Seattle pedestrians remain an impetuous lot

Seattle pedestriansSeattle is pushing plans to lower speed limits across the city, a bid to make the streets a little safer for pedestrians. The theory is that a pedestrian hit by a car has a better change of surviving if the car is going slower.

Fair enough. But to my thinking, a significant contributing factor is the large number of pedestrians who cross streets without first looking left and right like their mamas told them to. Washington State law says persons on foot have the right of way at intersections whether there is a marked crosswalk or not. That’s fine. But a routine quick glance in both directions would bring the risk of getting hit (or killed) down to just about zero.

I have written about this before, suggesting there might be some kind of anti-car political motivation in liberal Seattle. That remains my view when I see pedestrians put down their heads and almost make an I-dare-you show of staring straight ahead as they march across a busy street.

Nearly four years after becoming New To Seattle, I still think the city has the craziest pedestrians I have seen in this country.  I regularly witness examples of what I regard as those on foot simply not watching out for themselves. Among the worst offenders in my experience remain the brainiacs working at the warren of headquarters buildings in South Lake Union. They scurry across Terry Avenue N and other narrow streets seemingly without a worry like the dungeness crabs they like to scarf down after work.

Another contributing factor is widespread pedestrian use of cellphones as the pedestrians cross streets. This is hardly unique to Seattle, except people here are among the country’s most educated. Concentrating on a tiny screen while entering a busy thoroughfare and not looking each way: What possibly could go wrong?

The result of all this is sort of a shooting gallery on the streets of Seattle. Measuring the frequency of car accidents, which presumably include those involving pedestrians, Allstate Insurance says local drivers are among the very worst in the country. On a list of the country’s 200 largest cities, the Good Hands folks rank Seattle No. 177 (No. 1 means the best drivers, No. 200 the worst). From what I can see, in-car cell-phone-holding-and-use bears much of the blame here, too.

With that kind of documented incompetence behind the wheel, Seattle pedestrians should be on notice to keep a sharp look-out. To me, that’s simple common sense. But in famously unchurched Seattle, locals on foot are taking an awful lot on faith.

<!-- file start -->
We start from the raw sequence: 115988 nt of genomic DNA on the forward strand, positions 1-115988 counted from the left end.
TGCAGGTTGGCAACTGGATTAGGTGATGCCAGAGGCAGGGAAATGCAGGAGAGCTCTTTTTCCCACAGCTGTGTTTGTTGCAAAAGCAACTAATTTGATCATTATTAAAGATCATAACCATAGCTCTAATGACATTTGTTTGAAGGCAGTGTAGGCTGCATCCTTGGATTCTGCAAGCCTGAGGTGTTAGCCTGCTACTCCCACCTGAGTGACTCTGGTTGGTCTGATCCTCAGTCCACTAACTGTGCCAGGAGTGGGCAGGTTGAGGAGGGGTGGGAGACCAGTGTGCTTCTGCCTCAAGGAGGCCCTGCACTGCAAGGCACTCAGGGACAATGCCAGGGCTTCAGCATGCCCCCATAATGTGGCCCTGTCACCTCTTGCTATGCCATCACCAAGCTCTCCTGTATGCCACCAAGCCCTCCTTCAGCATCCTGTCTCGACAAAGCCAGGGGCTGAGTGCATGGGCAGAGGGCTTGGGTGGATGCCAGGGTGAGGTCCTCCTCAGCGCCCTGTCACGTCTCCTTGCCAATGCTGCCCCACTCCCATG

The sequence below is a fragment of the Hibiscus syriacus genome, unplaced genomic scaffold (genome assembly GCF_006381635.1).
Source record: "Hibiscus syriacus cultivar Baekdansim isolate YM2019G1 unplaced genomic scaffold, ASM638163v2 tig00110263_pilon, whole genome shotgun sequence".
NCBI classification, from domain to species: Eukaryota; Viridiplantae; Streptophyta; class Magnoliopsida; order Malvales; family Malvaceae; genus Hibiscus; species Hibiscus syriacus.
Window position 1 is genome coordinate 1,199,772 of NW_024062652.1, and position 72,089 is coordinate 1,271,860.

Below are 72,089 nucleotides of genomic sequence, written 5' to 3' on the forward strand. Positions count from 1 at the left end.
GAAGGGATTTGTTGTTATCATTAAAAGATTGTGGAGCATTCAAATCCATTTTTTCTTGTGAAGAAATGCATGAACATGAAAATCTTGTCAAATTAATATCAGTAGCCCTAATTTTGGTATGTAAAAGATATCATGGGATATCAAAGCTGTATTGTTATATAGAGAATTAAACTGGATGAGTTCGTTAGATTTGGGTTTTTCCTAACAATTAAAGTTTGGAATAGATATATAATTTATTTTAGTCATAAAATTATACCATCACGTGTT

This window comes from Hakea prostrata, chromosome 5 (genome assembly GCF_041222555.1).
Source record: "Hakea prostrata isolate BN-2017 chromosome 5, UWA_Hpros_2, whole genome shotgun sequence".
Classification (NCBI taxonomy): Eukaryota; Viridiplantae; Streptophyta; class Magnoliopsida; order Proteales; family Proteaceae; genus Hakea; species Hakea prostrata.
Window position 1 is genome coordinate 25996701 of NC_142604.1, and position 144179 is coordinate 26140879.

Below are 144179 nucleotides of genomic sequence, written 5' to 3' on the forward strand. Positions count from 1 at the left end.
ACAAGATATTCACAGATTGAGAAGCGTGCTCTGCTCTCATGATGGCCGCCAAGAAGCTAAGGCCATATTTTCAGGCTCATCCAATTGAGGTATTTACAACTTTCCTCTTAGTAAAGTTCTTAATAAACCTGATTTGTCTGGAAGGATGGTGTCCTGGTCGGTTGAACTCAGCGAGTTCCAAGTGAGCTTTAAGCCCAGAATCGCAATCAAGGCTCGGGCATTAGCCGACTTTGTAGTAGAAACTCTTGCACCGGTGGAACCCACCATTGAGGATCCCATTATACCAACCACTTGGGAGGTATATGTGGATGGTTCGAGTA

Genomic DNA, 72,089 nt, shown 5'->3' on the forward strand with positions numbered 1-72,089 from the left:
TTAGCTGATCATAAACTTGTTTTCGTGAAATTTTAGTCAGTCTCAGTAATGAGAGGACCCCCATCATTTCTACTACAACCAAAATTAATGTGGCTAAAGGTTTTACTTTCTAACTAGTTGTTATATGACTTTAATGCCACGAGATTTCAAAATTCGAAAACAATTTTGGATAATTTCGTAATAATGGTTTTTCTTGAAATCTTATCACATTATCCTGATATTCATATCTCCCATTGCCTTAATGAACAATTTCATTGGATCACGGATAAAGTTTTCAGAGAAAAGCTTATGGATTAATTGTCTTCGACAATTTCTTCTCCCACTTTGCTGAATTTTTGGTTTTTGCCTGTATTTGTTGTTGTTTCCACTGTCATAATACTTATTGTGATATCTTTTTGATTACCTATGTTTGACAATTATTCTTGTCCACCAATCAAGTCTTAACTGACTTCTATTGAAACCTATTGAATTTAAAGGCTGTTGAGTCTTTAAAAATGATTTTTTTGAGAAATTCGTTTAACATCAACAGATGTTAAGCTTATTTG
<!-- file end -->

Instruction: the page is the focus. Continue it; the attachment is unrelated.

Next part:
I’m sorry, but right-of-way or not, some victims need to share the blame. Darwin was on to something.

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Seattle pedestrians remain an impetuous lot — 5 Comments

  1. Pingback: Cellphone use by Seattle drivers still a big problem - New To Seattle

  2. The newcomers are a pretty selfish bunch. Pedestrians have the right of way. Period. At an intersection, the car to the right has the right of way. When you see a pedestrian, press on the pedal on the left. The car will stop.

    Your goal: find a person you know that is genuinely from Seattle.

    • I’m not disputing the pedestrian right-of-way issue at intersections, but rather the lack by many pedestrians of common sense. When I’m operating a car stopped at a light, and the light turns green, I have the right-of-way. But I always pause a half-second and look left and right to make sure that some driver on the cross street isn’t trying to run the light. Why isn’t that good advice for pedestrians?

  3. I have GOT to stop opening your notifications at work, Barrett. Each time I do, I fall down the rabbit hole and start reading old entries and comment threads. The boss would not be happy. (Oh wait, I’m the boss!). Keep up the good work, Kelley

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